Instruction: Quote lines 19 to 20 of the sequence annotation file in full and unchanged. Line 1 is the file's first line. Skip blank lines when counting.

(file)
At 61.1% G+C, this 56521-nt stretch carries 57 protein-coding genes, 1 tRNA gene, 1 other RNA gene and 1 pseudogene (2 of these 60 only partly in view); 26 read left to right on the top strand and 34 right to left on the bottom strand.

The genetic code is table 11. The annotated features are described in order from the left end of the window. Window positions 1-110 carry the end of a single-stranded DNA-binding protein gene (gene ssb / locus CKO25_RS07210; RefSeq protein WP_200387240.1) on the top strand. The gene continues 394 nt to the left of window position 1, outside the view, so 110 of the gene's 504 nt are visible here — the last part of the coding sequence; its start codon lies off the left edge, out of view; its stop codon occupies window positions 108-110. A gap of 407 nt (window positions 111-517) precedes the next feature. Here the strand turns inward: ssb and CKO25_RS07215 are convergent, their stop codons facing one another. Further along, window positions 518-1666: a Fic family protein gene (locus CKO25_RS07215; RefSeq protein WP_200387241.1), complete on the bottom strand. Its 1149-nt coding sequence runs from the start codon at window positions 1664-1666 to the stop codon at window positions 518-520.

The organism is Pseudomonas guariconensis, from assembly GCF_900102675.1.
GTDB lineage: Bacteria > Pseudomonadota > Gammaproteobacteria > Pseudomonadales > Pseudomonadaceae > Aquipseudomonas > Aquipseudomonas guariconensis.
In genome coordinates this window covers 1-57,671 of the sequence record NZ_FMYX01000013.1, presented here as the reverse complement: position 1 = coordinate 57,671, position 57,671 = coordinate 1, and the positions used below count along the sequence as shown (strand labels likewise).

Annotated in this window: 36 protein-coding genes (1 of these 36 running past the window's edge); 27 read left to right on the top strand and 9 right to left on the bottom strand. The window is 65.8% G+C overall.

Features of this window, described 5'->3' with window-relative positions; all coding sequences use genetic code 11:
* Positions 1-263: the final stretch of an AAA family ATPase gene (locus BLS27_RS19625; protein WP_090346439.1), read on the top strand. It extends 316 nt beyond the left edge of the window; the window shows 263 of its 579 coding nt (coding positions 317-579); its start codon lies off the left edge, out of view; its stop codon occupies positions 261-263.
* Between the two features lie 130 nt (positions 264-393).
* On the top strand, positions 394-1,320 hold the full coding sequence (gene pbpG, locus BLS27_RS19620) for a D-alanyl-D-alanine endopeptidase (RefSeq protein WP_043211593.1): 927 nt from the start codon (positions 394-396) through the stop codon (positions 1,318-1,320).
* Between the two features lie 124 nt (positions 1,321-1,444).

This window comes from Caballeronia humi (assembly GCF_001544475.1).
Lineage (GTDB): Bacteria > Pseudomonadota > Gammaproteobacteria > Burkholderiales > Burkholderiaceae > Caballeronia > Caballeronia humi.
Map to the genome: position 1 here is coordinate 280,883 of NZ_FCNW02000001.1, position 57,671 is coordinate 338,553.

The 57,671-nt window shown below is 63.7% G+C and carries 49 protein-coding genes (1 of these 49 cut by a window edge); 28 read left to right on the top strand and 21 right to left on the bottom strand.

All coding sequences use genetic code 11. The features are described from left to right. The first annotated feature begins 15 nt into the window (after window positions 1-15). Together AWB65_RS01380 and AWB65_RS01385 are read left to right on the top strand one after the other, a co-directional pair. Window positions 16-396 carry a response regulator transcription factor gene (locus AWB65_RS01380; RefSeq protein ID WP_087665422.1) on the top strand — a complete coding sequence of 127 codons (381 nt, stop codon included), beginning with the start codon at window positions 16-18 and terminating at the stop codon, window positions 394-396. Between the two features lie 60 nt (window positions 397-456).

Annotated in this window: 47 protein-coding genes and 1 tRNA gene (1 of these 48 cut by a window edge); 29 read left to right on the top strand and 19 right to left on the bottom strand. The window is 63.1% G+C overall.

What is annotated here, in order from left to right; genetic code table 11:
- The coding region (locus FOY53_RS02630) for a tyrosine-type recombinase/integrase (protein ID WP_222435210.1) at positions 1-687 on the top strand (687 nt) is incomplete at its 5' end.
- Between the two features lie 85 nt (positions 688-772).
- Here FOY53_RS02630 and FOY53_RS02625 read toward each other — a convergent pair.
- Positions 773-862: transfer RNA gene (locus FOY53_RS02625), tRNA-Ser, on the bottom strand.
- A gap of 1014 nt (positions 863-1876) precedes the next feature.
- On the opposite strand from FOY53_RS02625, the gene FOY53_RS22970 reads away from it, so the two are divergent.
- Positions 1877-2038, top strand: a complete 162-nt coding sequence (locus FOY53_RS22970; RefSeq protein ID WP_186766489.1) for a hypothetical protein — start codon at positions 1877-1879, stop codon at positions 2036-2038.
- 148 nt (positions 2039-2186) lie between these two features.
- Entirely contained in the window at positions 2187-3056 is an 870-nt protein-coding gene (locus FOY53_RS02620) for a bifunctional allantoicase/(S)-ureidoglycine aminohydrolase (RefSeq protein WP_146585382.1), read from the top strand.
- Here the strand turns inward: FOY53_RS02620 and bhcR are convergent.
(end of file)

- The coding region (locus FOY53_RS02630) for a tyrosine-type recombinase/integrase (protein ID WP_222435210.1) at positions 1-687 on the top strand (687 nt) is incomplete at its 5' end.
- Between the two features lie 85 nt (positions 688-772).